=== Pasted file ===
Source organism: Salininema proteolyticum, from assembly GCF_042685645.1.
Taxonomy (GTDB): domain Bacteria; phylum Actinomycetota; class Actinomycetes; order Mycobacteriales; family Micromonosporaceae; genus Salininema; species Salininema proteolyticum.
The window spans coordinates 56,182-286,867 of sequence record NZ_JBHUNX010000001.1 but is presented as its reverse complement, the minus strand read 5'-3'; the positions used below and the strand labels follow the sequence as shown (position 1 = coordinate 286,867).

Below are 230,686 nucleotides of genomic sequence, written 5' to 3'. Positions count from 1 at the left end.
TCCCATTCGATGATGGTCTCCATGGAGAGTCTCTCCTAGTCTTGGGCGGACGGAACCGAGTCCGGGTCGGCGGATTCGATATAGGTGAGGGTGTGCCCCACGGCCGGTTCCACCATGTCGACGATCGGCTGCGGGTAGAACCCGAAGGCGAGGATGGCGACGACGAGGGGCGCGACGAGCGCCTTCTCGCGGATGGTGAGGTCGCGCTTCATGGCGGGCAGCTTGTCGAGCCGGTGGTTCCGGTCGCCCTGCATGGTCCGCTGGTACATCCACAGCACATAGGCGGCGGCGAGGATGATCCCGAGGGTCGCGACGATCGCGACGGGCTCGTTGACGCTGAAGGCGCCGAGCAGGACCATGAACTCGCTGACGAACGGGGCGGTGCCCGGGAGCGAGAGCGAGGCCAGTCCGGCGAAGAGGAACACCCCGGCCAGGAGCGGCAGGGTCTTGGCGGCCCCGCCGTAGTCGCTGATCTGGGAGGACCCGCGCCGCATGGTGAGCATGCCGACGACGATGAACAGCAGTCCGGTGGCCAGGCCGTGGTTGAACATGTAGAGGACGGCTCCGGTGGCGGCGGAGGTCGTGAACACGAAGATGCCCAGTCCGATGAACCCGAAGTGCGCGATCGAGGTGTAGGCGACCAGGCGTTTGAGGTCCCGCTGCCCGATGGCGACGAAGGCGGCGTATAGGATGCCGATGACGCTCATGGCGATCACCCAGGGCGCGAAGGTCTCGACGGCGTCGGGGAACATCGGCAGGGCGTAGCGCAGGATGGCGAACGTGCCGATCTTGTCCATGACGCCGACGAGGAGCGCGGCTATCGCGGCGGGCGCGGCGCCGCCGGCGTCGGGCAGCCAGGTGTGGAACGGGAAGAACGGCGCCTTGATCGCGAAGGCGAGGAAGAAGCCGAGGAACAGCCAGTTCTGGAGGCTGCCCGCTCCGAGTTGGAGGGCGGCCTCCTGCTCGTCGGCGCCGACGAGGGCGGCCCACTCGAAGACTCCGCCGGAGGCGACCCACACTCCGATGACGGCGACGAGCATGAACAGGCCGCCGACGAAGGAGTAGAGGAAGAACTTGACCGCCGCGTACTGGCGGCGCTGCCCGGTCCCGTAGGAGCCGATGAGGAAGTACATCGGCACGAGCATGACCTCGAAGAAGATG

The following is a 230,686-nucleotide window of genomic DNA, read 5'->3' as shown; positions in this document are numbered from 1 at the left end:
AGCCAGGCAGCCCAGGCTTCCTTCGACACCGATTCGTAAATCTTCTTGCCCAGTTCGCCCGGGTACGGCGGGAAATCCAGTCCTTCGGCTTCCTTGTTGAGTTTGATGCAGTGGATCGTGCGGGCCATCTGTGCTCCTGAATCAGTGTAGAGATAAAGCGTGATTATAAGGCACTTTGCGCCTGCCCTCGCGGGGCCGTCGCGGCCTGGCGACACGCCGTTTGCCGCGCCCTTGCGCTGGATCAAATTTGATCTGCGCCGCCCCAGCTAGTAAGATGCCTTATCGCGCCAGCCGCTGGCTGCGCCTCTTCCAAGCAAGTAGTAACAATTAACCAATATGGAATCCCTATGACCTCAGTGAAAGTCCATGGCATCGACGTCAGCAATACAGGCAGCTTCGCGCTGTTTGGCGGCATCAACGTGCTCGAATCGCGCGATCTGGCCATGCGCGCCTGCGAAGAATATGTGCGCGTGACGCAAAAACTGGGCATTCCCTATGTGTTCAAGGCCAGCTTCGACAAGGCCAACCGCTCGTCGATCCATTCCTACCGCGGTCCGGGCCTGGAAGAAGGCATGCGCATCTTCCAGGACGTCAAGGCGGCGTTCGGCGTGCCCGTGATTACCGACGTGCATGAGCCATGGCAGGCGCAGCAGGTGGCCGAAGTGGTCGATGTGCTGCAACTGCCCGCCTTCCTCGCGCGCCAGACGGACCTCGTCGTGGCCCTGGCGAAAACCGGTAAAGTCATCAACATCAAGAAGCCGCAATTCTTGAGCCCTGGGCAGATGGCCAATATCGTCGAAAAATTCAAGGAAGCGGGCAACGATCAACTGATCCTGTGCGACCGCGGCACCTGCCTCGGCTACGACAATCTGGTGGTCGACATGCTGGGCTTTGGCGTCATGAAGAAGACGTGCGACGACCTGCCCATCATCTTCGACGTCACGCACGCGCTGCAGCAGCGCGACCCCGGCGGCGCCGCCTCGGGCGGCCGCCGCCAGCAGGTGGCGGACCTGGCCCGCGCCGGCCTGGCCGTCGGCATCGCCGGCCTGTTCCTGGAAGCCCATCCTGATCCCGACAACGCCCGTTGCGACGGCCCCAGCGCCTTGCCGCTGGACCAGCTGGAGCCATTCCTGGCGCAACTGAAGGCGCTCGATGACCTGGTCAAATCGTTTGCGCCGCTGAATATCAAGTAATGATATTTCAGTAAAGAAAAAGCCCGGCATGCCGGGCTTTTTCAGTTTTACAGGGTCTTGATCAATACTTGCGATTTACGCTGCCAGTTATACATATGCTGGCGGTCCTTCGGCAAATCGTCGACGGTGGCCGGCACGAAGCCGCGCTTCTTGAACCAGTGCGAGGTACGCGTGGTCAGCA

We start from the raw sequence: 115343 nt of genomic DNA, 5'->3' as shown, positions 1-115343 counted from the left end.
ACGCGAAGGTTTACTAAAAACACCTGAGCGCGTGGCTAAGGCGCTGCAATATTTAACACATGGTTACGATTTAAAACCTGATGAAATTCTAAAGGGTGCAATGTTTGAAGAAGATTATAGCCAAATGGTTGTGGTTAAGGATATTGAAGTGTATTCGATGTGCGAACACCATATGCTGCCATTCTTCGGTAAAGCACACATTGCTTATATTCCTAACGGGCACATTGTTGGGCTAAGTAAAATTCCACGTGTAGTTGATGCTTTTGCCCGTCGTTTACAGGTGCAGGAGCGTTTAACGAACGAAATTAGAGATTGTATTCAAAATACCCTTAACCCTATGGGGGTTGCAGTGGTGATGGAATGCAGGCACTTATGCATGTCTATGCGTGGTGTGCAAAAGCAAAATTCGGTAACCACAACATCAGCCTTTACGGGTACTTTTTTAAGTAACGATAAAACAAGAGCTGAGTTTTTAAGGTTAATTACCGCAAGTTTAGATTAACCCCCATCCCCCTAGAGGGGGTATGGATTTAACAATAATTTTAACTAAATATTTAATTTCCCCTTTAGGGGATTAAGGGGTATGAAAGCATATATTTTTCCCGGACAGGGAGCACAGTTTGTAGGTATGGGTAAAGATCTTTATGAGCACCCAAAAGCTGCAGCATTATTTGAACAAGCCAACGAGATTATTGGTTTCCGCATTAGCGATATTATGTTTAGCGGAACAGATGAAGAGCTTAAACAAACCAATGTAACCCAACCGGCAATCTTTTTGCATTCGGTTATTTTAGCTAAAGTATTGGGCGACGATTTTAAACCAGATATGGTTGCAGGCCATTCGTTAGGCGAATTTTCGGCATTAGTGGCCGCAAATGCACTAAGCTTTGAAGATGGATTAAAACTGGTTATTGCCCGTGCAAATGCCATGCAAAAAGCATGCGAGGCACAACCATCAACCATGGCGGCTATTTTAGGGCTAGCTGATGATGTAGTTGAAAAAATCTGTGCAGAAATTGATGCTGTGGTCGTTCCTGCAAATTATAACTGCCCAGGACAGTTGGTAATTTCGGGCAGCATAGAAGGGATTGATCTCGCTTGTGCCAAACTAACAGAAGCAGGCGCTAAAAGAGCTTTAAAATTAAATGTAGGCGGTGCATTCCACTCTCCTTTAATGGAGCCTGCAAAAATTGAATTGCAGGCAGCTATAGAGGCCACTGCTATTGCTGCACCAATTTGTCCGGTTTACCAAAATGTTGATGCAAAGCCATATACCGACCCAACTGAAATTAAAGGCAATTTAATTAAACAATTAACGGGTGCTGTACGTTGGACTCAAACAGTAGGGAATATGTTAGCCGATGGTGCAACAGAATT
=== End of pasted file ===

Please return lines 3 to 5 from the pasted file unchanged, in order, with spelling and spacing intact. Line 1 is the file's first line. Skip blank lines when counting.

The window spans coordinates 56,182-286,867 of sequence record NZ_JBHUNX010000001.1 but is presented as its reverse complement, the minus strand read 5'-3'; the positions used below and the strand labels follow the sequence as shown (position 1 = coordinate 286,867).

Below are 230,686 nucleotides of genomic sequence, written 5' to 3'. Positions count from 1 at the left end.
TCCCATTCGATGATGGTCTCCATGGAGAGTCTCTCCTAGTCTTGGGCGGACGGAACCGAGTCCGGGTCGGCGGATTCGATATAGGTGAGGGTGTGCCCCACGGCCGGTTCCACCATGTCGACGATCGGCTGCGGGTAGAACCCGAAGGCGAGGATGGCGACGACGAGGGGCGCGACGAGCGCCTTCTCGCGGATGGTGAGGTCGCGCTTCATGGCGGGCAGCTTGTCGAGCCGGTGGTTCCGGTCGCCCTGCATGGTCCGCTGGTACATCCACAGCACATAGGCGGCGGCGAGGATGATCCCGAGGGTCGCGACGATCGCGACGGGCTCGTTGACGCTGAAGGCGCCGAGCAGGACCATGAACTCGCTGACGAACGGGGCGGTGCCCGGGAGCGAGAGCGAGGCCAGTCCGGCGAAGAGGAACACCCCGGCCAGGAGCGGCAGGGTCTTGGCGGCCCCGCCGTAGTCGCTGATCTGGGAGGACCCGCGCCGCATGGTGAGCATGCCGACGACGATGAACAGCAGTCCGGTGGCCAGGCCGTGGTTGAACATGTAGAGGACGGCTCCGGTGGCGGCGGAGGTCGTGAACACGAAGATGCCCAGTCCGATGAACCCGAAGTGCGCGATCGAGGTGTAGGCGACCAGGCGTTTGAGGTCCCGCTGCCCGATGGCGACGAAGGCGGCGTATAGGATGCCGATGACGCTCATGGCGATCACCCAGGGCGCGAAGGTCTCGACGGCGTCGGGGAACATCGGCAGGGCGTAGCGCAGGATGGCGAACGTGCCGATCTTGTCCATGACGCCGACGAGGAGCGCGGCTATCGCGGCGGGCGCGGCGCCGCCGGCGTCGGGCAGCCAGGTGTGGAACGGGAAGAACGGCGCCTTGATCGCGAAGGCGAGGAAGAAGCCGAGGAACAGCCAGTTCTGGAGGCTGCCCGCTCCGAGTTGGAGGGCGGCCTCCTGCTCGTCGGCGCCGACGAGGGCGGCCCACTCGAAGACTCCGCCGGAGGCGACCCACACTCCGATGACGGCGACGAGCATGAACAGGCCGCCGACGAAGGAGTAGAGGAAGAACTTGACCGCCGCGTACTGGCGGCGCTGCCCGGTCCCGTAGGAGCCGATGAGGAAGTACATCGGCACGAGCATGACCTCGAAGAAGATG